Silencer Review: Alpha Dog Silencer

Usually the chassis of a silencer is wasted space. No sights, no lasers, nothing but a chamber designed to contain and cool expanding gasses before they’re released from the muzzle. The folks at Alpha Dog Silencers surveyed that unused real estate and saw an opportunity. Using their machining experience they designed a new take on the pistol silencer, one that features a full length Picatinny rail along one side of the can.

The guys behind Alpha Dog aren’t new to the manufacturing world, but they are new to guns. Just like the Wright Brothers they got their start in bicycle manufacturing. Their first entry into the world of silencers has been on the market for about a year now.

On the inside, the silencer is a 7075-T6 aluminum based monocore design that makes it incredibly easy to disassemble and clean. The muzzle side of the baffle stack is screwed into place on the end cap. The main tube slides over the stack, and the the pistol facing end is held in place with the Neilsen device assembly. It’s a pretty simple design to disassemble for servicing.

Alpha Dog does couple things differently than other manufacturers. Normally each end of the silencer tube is threaded and screws together to contain the expanding gasses. In this case the ends of the tube simply slide on and are held in place by the baffle stack, the reverse of the typical solution. That allows some gasses to escape through the sides of the can if the machining isn’t correct.

Most take-apart silencers need a tool to disassemble the baffle stack for cleaning. Often that tool is proprietary, only available from their online store and God help you if you lose yours. Alpha Dog’s can also requires a tool, but theirs is available at any bike shop: it’s a standard derailleur tool. That’s further evidence of their long history in the bicycle industry, and a smart choice to ensure that buyers can always find a tool to service their silencer.

What really turns heads, though, is what’s on the outside of the can.

With very few exceptions silencers are round. Not only does this provide a good amount of surface area for heat dissipation, it also makes it easier to install the silencer on your gun because there’s no need to “index” the can and properly align it for your specific firearm. SilencerCo’s Osprey is one of those exceptions, an eccentric design that gives more internal volume without needing silencer sights on your handgun.

Using that same concept Alpha Dog’s added a Picatinny rail to one side of their silencer, giving pistols an easier option for mounting lights and lasers and optics.

One of the biggest issues you’ll run into with this kind of mounting option is heat. Silencers get extremely hot — the whole point of the device is to contain and slow down the hot expanding gasses that follow a projectile down the muzzle of a gun. As a result silencers absorb and transfer all that energy and heat to the surrounding environment.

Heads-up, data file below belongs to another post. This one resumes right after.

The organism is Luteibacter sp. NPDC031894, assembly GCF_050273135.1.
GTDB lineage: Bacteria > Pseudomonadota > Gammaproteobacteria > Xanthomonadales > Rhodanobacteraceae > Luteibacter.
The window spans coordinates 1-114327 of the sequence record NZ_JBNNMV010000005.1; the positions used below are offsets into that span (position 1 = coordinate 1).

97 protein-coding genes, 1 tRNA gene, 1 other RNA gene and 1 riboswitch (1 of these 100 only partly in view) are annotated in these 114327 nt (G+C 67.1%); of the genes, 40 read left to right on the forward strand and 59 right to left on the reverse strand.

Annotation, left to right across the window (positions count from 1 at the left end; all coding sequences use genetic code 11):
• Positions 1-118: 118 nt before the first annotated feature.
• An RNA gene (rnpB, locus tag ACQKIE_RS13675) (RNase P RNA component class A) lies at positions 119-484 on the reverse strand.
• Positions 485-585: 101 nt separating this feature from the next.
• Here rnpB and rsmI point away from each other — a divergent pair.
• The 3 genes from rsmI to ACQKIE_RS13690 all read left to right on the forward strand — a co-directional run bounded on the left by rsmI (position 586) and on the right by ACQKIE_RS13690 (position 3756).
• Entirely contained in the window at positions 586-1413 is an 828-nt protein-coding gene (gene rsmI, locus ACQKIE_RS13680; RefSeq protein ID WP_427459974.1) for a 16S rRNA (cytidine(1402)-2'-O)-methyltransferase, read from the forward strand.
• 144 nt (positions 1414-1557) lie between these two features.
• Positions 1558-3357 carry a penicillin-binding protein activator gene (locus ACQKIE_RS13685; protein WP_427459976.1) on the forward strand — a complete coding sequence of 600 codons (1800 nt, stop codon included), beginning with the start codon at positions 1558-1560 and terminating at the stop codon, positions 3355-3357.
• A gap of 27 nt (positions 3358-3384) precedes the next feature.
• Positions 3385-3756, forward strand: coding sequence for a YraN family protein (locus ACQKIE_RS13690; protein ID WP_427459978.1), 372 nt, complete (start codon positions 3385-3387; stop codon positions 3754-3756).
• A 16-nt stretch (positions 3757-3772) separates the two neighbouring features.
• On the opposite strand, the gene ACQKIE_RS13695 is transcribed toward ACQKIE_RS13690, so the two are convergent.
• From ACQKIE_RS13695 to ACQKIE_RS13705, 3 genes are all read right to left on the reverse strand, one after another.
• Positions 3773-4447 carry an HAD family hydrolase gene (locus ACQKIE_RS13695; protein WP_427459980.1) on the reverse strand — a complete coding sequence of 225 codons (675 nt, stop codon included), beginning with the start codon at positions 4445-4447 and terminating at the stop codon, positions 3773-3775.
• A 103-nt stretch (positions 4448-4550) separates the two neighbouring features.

According to Alpha Dog, adding the Picatinny rail you’ll see better heat dissipation performance because the rail adds more surface area and improves heat transfer, but the real reason for that design feature is the addition of optics and other accessories.

Normally heat isn’t an issue for Picatinny rails. On guns like the AR-15 the rail is far enough away from the chamber or barrel that it doesn’t heat up enough to impact the optic you’ve mounted. With the Alpha Dog can you’re directly mounting your optic to a very hot surface, one that gets hot enough to fry bacon should the need arise.

As such this rail section will eat through cheap optics like no one’s business, but quality stuff like an Aimpoint or a Trijicon should be fine for the most part. As for lights and lasers I’d never be comfortable putting those on this rail due to how much plastic is involved with those designs.

Or you could just shoot slower. Alpha Dog provides a handy chart to illustrate how hot the can gets based on how fast you fire.

No optic? No problem! The latest version of this silencer includes a three-dot sighting system integrated into the top of the can. Just in case that’s useful to you.

If the rail section doesn’t line up with your specific firearm and barrel, don’t worry! Just like the Osprey you can adjust the silencer to properly index it and align the rail to align with the top or bottom of your gun.

That rounds out the features, but the real question is whether the thing actually works.

NOTE: the Nick Leghorn in the video may be larger than the current version.

Shooting it on the range I can confirm that it does actually work. Noise is reduced to a comfortable level and there didn’t seem to be any more blowback than you’d expect from a normal suppressed handgun. In short, it’s fine.

Putting a red dot on the rail is in fact a thing that works. The silencer locks up tight enough that the red dot is mostly reliable, but there’s a new issue at work. The optic is so far away from your eye out on the can that you get a reduced sight picture through the window of the optic.

Lights are an interesting situation. Normally if you have a light mounted on the under-barrel rail of a handgun the top 45 degrees of the light arc is pretty much unusable due to the shadow the silencer casts. Mounting a light on the silencer itself makes the beam of light more useful. Then again, it’s hard to say how useful that is if the light is prone to melting.

I love innovation. I love new ideas and new design concepts. To that end, I really like what they’ve done here. It’s a nifty way to upgrade your handgun in one shot: noise suppression, rail space, and recoil reduction from one single device. While the design is cool I’m not sold on the utility. If I’m going to put a red dot on my gun then the better and cheaper solution is machining a mount onto the slide rather than buying something that requires a tax stamp. And I’m not entirely sure I’m comfortable mounting my expensive optics directly on an incredible heat source.

Specifications: Alpha Dog Silencer

Rating: Pistol caliber, up to 9mm Luger
Length: 7.5″
Weight: 10.2 oz (advertised)